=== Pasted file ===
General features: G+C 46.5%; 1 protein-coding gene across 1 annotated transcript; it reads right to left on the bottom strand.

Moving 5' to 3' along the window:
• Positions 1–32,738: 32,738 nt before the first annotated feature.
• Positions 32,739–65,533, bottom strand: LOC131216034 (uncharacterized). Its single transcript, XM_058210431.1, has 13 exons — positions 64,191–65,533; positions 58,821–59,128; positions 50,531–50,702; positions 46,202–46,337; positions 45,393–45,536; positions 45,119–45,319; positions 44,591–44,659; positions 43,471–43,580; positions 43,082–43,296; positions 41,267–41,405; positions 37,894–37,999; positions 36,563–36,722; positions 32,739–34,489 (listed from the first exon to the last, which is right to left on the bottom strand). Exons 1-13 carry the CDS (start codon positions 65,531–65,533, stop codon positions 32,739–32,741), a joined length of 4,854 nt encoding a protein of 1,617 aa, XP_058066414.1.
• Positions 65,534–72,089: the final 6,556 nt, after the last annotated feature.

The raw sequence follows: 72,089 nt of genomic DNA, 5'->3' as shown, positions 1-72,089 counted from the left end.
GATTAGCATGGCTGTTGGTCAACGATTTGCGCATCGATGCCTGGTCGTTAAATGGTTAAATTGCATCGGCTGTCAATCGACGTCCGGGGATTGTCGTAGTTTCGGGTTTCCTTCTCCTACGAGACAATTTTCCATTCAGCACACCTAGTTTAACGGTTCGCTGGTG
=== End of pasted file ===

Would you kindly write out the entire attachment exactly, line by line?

General features: G+C 46.5%; 1 protein-coding gene across 1 annotated transcript; it reads right to left on the bottom strand.

Moving 5' to 3' along the window:
• Positions 1–32,738: 32,738 nt before the first annotated feature.
• Positions 32,739–65,533, bottom strand: LOC131216034 (uncharacterized). Its single transcript, XM_058210431.1, has 13 exons — positions 64,191–65,533; positions 58,821–59,128; positions 50,531–50,702; positions 46,202–46,337; positions 45,393–45,536; positions 45,119–45,319; positions 44,591–44,659; positions 43,471–43,580; positions 43,082–43,296; positions 41,267–41,405; positions 37,894–37,999; positions 36,563–36,722; positions 32,739–34,489 (listed from the first exon to the last, which is right to left on the bottom strand). Exons 1-13 carry the CDS (start codon positions 65,531–65,533, stop codon positions 32,739–32,741), a joined length of 4,854 nt encoding a protein of 1,617 aa, XP_058066414.1.
• Positions 65,534–72,089: the final 6,556 nt, after the last annotated feature.

The raw sequence follows: 72,089 nt of genomic DNA, 5'->3' as shown, positions 1-72,089 counted from the left end.
GATTAGCATGGCTGTTGGTCAACGATTTGCGCATCGATGCCTGGTCGTTAAATGGTTAAATTGCATCGGCTGTCAATCGACGTCCGGGGATTGTCGTAGTTTCGGGTTTCCTTCTCCTACGAGACAATTTTCCATTCAGCACACCTAGTTTAACGGTTCGCTGGTG